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Review: Skyscraper

Dwayne Johnson has been on a streak lately of headlining big action, special-effects blockbusters. Adding to that is Skyscraper, a film that desperately wants to be his Die Hard. While it may not have equated to success, the film could have been called Rock Hard. Johnson is one of the most successful stars as of late but can he keep it up?

Skyscraper is ludicrous in a mostly acceptably fun way. One can wish that the re-teaming of director Rawson Marshall Thurber and Johnson would have resulted in a slightly more humorous action film like their previous Central Intelligence. For while Skyscraper is dumb fun, it never tries to be. Instead, the film adopts a pretty serious tone that only accentuates how silly the premise is.

The film follows Will Sawyer a former FBI hostage team lead who, after losing his leg from a bad call involving a hostage situation, becomes the security consultant for the world's largest building. That building is the Pearl and is located in Hong Kong to help increase the film's overseas marketability. All hell breaks loose when a terrorist group sets the building on fire in order to blackmail the mastermind behind it and Sawyer's family gets trapped inside the towering inferno.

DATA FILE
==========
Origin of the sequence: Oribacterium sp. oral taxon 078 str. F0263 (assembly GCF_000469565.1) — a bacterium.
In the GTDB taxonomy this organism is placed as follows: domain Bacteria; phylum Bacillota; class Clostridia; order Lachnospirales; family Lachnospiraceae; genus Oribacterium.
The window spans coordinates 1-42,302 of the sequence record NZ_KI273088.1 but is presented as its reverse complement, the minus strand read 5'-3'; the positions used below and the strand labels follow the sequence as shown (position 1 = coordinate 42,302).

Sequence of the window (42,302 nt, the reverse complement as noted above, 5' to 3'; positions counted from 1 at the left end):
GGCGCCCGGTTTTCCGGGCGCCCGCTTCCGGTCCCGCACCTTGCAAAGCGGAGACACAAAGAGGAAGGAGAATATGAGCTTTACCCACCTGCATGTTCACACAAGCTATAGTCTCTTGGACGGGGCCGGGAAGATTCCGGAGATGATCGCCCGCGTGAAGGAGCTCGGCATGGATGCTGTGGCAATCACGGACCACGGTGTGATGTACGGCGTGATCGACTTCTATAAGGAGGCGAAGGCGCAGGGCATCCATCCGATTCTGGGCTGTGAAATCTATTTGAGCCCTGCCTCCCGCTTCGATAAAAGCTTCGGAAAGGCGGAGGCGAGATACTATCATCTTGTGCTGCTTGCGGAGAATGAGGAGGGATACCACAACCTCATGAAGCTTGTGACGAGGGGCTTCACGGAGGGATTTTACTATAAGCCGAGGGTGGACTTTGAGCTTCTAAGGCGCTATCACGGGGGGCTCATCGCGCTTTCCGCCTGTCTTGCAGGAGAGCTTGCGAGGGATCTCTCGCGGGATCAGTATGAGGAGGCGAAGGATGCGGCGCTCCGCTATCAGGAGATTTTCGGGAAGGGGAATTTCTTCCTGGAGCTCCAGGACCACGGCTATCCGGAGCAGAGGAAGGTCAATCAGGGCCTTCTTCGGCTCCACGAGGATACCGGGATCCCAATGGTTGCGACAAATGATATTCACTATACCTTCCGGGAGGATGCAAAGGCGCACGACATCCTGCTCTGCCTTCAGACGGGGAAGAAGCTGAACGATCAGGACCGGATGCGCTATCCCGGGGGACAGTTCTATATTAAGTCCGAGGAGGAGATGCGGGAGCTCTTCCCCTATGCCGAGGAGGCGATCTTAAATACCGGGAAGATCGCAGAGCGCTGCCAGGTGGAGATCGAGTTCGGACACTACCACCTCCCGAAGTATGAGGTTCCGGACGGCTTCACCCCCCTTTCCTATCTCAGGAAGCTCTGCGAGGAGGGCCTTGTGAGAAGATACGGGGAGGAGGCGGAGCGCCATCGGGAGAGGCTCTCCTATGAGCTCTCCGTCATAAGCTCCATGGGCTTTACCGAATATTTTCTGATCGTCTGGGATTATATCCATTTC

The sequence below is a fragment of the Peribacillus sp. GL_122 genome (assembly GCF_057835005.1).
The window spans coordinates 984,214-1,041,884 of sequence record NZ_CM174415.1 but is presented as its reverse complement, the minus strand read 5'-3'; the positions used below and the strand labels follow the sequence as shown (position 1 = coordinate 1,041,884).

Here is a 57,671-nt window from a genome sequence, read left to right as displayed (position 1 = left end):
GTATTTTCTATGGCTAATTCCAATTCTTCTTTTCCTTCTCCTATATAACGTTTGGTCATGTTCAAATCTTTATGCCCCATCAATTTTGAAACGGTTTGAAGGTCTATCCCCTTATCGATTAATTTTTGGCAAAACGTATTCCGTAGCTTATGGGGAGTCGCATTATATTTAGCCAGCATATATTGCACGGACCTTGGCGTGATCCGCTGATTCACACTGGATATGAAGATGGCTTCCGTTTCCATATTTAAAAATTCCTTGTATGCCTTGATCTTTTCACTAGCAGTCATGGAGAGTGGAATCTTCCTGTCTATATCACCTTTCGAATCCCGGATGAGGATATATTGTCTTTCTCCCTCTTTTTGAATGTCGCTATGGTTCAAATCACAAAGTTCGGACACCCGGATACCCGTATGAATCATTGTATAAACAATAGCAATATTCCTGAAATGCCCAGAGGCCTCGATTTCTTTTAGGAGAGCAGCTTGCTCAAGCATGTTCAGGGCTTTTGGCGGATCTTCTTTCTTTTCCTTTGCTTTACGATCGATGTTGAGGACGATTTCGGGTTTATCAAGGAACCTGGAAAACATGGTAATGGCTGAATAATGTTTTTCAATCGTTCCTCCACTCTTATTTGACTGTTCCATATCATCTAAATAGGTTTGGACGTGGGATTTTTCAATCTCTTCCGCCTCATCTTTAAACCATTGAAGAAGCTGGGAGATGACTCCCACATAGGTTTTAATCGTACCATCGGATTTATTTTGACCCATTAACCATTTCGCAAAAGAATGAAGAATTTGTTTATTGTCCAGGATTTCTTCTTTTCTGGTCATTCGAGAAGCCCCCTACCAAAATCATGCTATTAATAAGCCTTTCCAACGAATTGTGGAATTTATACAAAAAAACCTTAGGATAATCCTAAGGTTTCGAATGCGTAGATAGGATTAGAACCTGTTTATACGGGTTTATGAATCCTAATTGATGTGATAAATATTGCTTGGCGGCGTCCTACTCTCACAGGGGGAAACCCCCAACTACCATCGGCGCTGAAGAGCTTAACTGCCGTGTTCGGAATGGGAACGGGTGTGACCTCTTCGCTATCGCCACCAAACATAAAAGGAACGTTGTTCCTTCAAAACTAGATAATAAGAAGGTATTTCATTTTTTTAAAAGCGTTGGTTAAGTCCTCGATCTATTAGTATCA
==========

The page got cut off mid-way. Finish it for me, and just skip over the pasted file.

The film may be one of the few blockbusters this summer that is not a remake, sequel, prequel or based on some existing thing. That is all well and good but the film from the opening moments to the finale feels very familiar. The screenplay could be taught in schools due to how formulaic it is, including its use of a kid with asthma to ratchet up the tension.

Johnson, luckily, is a charming action star. He is the closest thing this generation has to a Schwarzenegger. Watching him kick butt, jump from a crane into a burning building and save the day goes down easy even when physics and logic get thrown out the window. Speaking of that crane jumping scene, it is the highlight here. The special effect sells the height and danger of the scene even if we know he will make it.

Had the screenplay been punched up with some witty one-liners or a more interesting villain, Skyscraper could have been a real surprise. As it is it is a passable action film, the kind of film I will no doubt see again on TV on a lazy afternoon.



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